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Multiple receivers, multiple ornaments, and a trade-off between agonistic and epigamic signaling in a widowbird.

Journal article
Authors Staffan Andersson
Sarah R Pryke
Jonas Örnborg
Michael J Lawes
Malte Andersson
Published in The American naturalist
Volume 160
Issue 5
Pages 683-91
ISSN 1537-5323
Publication year 2002
Published at Department of Zoology, Animal Ecology
Pages 683-91
Language en
Links dx.doi.org/10.1086/342817
Subject categories Biological Sciences

Abstract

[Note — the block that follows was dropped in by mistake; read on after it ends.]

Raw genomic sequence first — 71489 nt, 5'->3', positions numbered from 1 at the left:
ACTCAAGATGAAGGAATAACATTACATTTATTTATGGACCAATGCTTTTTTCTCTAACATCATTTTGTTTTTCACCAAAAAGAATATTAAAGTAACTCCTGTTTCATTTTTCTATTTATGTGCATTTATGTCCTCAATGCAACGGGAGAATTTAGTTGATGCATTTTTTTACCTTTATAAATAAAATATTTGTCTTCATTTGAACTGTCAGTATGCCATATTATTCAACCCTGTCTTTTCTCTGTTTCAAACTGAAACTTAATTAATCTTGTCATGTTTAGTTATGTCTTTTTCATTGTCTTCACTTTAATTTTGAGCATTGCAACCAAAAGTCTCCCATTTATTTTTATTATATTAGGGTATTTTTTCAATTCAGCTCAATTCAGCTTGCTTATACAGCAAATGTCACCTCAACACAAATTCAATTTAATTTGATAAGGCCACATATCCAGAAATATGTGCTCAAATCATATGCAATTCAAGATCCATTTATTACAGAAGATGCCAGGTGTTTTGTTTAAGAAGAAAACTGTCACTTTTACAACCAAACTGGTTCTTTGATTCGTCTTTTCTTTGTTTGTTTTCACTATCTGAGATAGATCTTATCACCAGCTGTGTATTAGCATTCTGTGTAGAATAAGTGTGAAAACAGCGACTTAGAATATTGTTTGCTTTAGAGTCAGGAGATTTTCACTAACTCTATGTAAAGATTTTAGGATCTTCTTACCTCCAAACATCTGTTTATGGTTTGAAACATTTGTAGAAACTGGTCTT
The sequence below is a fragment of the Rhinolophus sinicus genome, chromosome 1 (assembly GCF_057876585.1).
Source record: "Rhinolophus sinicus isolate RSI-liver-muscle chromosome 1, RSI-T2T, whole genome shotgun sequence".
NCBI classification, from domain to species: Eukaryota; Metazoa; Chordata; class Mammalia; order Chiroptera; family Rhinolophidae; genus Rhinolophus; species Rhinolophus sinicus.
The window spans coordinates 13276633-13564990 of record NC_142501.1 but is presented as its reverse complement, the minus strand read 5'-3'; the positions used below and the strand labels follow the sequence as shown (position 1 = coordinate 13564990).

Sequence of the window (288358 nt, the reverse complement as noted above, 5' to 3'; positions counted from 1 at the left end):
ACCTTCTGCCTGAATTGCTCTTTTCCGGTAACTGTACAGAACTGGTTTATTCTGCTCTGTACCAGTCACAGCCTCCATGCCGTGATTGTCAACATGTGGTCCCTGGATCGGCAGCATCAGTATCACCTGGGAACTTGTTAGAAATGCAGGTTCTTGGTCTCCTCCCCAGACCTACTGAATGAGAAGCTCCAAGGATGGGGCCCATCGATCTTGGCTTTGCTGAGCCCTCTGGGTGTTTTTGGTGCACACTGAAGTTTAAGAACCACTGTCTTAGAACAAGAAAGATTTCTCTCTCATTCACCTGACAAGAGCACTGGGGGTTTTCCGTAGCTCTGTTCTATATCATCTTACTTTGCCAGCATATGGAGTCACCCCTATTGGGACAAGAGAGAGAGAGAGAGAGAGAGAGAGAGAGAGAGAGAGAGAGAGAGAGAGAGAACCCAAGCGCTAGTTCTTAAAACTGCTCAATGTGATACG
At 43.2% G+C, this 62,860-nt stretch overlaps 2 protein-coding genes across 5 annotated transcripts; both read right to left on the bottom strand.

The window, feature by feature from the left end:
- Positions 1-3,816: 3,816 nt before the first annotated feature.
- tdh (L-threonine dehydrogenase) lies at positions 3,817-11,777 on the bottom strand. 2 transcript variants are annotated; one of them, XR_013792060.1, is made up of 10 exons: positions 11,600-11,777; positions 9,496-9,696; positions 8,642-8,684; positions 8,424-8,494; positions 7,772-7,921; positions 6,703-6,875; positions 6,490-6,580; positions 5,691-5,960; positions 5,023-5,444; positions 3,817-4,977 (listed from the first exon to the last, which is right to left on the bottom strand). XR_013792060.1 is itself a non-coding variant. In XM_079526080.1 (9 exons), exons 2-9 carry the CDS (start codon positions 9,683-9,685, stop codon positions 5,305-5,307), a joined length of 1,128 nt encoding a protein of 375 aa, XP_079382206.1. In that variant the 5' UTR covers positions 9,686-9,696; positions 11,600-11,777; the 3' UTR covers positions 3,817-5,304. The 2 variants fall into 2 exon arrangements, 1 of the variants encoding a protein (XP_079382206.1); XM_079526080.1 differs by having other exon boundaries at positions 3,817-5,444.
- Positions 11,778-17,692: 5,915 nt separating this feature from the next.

Sexual displays often involve several different ornamental traits. Yet most indicator models of sexual selection based on a single receiver (usually a choosy female) find that multiple handicap signals should be unstable. Here we study reasons for this contradiction, analyzing signal function, signal content, and trade-offs between signals in the polygynous red-collared widowbird Euplectes ardens. Males have both a long, graduated tail and a red carotenoid collar badge. Territory-holding "residents" have slightly shorter tails than the nonbreeding "floaters," but their carotenoid collars are 40% larger, and they have (on the basis of reflectance spectrometry and objective colorimetry) a 23-nm more long-wave ("redder") hue than floaters. This corroborates experimental evidence that the red collar is selected by male contest competition, whereas female choice is based almost exclusively on male tail length. Tail length is negatively correlated with the carotenoid signal, which together with body size and condition explains 55% of the variation in tail length. The trade-off in tail length and carotenoid investment is steeper among residents, suggesting an interaction with costs of territory defense. We propose that the "multiple receiver hypothesis" can explain the coexistence of multiple handicap signals. Furthermore, the trade-off between signal expressions might contribute to the inverse relation between nuptial tail elongation and coloration in the genus Euplectes (bishops and widowbirds).

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